Friday, September 16, 2011

Make a Symmetrical Cuna Mola

Due to my recent transfer to new schools, I'm a little behind in starting my first project of the year.  I spent the last week getting my two new classrooms setup (I'm now split between MLK, Jr. Learning Center and H.S. Thompson Learning Center), but now we're in full swing and starting our first full project.  We're making a paper version of a Cuna (or Kuna depending on who you ask) Mola for Hispanic Heritage month.

The Cuna people live on the San Blas island off the eastern coast of Panama.  Mola is the Cuna word for cloth, and these beautiful panels of hand-stitched fabric are often sewn into blouses and dresses or used as wall hangings. The designs are thought to have originated with body painting and often include geometric patterns and images of birds, animals, and plants in a symmetrical design, although many contemporary molas depict urban themes like cities and cars. 

We're using a poster from the Harcourt Art Everywhere set titled "Pananmanian Cuna Mola with Iguanas and Birds" as our inspiration for this project.  I found a bunch of plastic sun catchers at Wal-Mart for about $.50 each that we're using as templates for our shapes.  We looked at several examples of molas, and then using our poster as a starting point we came up with a list of steps to make our own mola:

     1. Create a Line of Symmetry by folding your paper in half.
     2. Choose a shape to work with and trace the outline of it on one side of your paper with a pencil.
     3.  Draw in the lines and details on the inside of the shape you traced.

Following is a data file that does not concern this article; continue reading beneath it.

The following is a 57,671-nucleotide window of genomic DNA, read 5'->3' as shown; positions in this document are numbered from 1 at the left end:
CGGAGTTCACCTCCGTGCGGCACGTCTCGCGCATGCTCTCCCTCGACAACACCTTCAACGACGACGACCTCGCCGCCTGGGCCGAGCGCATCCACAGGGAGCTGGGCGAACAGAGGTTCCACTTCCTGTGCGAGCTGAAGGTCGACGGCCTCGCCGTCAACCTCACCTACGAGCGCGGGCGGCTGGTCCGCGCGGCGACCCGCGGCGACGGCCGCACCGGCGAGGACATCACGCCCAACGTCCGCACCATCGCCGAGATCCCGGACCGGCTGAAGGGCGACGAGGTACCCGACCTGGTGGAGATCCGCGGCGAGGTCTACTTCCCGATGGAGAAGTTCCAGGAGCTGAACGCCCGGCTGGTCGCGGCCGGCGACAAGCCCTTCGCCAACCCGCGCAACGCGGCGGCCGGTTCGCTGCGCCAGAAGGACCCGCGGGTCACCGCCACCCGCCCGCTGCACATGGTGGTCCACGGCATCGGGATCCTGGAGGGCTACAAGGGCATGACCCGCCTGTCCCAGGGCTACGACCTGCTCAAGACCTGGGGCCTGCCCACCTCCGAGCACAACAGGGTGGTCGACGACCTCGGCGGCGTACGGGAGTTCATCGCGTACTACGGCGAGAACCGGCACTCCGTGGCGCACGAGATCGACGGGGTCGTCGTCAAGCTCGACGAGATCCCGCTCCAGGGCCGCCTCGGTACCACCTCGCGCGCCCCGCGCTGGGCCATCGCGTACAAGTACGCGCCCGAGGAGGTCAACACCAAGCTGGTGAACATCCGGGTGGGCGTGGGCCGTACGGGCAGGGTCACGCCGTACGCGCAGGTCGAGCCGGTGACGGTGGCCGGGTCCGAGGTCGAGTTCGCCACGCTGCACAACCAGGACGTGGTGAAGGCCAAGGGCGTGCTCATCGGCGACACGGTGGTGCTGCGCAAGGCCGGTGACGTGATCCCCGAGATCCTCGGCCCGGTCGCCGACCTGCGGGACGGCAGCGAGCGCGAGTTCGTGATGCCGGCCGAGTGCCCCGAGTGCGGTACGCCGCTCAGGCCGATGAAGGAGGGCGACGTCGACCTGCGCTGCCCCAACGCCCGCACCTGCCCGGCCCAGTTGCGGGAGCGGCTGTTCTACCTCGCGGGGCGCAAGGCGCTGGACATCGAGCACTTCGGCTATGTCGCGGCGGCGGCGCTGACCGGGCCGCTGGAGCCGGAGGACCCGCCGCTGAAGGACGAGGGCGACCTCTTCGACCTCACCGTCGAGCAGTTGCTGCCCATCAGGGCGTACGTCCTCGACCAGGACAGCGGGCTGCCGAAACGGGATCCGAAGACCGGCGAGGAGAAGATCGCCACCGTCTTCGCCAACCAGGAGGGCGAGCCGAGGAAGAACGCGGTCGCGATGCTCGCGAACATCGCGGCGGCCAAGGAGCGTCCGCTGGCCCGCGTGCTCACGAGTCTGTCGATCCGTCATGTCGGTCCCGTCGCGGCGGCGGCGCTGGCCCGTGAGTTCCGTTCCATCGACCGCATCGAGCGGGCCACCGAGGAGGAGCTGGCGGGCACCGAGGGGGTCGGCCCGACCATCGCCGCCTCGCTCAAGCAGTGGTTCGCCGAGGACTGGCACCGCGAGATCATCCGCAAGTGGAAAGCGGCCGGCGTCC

4. Flip the shape over and move it to the other side of the paper.
     5. Trace the shape in the new location.
     6. Repeat steps 2 - 5 for as many shapes as you want in your design.
     7. Add a border stripe around each shape on your paper.
     8. Fill in the empty areas with geometric shapes and designs.
     9. Trace your drawing with a black marker.
    10. Add color with oil pastels.

I think these are beautiful, and it's a great opportunity to teach line, shape, and symmetrical balance (including the difference between a rotation, a translation, and a reflection.)  This project would also be great using cut paper shapes instead oil pastels.  This is a very colorful project that has a very high rate of success and accomplishment for just about all of my students.  With the younger students we use a small piece of paper and only one shape, while the older grades (3rd - 5th) use a larger format at least three different template shapes in their designs.






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